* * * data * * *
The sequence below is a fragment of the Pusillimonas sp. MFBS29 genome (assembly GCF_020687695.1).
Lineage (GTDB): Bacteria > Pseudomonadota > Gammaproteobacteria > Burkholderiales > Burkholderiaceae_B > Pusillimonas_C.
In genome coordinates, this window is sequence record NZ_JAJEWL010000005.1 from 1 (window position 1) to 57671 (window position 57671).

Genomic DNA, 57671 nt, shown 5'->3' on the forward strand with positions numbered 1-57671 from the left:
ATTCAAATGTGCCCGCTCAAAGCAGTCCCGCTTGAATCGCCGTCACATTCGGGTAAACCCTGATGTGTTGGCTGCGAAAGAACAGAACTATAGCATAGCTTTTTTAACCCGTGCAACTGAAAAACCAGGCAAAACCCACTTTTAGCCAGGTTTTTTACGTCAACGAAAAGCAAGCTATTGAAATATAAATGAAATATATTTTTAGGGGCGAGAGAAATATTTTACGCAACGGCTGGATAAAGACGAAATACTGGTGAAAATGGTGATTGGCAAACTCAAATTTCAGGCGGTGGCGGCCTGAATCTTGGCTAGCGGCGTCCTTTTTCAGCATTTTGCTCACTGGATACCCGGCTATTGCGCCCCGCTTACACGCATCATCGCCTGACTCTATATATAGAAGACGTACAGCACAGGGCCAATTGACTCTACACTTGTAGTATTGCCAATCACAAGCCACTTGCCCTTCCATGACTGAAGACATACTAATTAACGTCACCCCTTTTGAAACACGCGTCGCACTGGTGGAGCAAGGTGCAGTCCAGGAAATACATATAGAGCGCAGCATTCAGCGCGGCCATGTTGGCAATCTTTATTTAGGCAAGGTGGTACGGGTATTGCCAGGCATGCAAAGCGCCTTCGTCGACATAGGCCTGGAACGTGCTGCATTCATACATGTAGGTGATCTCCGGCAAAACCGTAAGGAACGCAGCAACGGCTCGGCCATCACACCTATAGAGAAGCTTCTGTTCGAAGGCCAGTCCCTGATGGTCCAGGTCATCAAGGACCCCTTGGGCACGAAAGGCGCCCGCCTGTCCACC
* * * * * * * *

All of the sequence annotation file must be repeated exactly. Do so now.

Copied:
The sequence below is a fragment of the Pusillimonas sp. MFBS29 genome (assembly GCF_020687695.1).
Lineage (GTDB): Bacteria > Pseudomonadota > Gammaproteobacteria > Burkholderiales > Burkholderiaceae_B > Pusillimonas_C.
In genome coordinates, this window is sequence record NZ_JAJEWL010000005.1 from 1 (window position 1) to 57671 (window position 57671).

Genomic DNA, 57671 nt, shown 5'->3' on the forward strand with positions numbered 1-57671 from the left:
ATTCAAATGTGCCCGCTCAAAGCAGTCCCGCTTGAATCGCCGTCACATTCGGGTAAACCCTGATGTGTTGGCTGCGAAAGAACAGAACTATAGCATAGCTTTTTTAACCCGTGCAACTGAAAAACCAGGCAAAACCCACTTTTAGCCAGGTTTTTTACGTCAACGAAAAGCAAGCTATTGAAATATAAATGAAATATATTTTTAGGGGCGAGAGAAATATTTTACGCAACGGCTGGATAAAGACGAAATACTGGTGAAAATGGTGATTGGCAAACTCAAATTTCAGGCGGTGGCGGCCTGAATCTTGGCTAGCGGCGTCCTTTTTCAGCATTTTGCTCACTGGATACCCGGCTATTGCGCCCCGCTTACACGCATCATCGCCTGACTCTATATATAGAAGACGTACAGCACAGGGCCAATTGACTCTACACTTGTAGTATTGCCAATCACAAGCCACTTGCCCTTCCATGACTGAAGACATACTAATTAACGTCACCCCTTTTGAAACACGCGTCGCACTGGTGGAGCAAGGTGCAGTCCAGGAAATACATATAGAGCGCAGCATTCAGCGCGGCCATGTTGGCAATCTTTATTTAGGCAAGGTGGTACGGGTATTGCCAGGCATGCAAAGCGCCTTCGTCGACATAGGCCTGGAACGTGCTGCATTCATACATGTAGGTGATCTCCGGCAAAACCGTAAGGAACGCAGCAACGGCTCGGCCATCACACCTATAGAGAAGCTTCTGTTCGAAGGCCAGTCCCTGATGGTCCAGGTCATCAAGGACCCCTTGGGCACGAAAGGCGCCCGCCTGTCCACC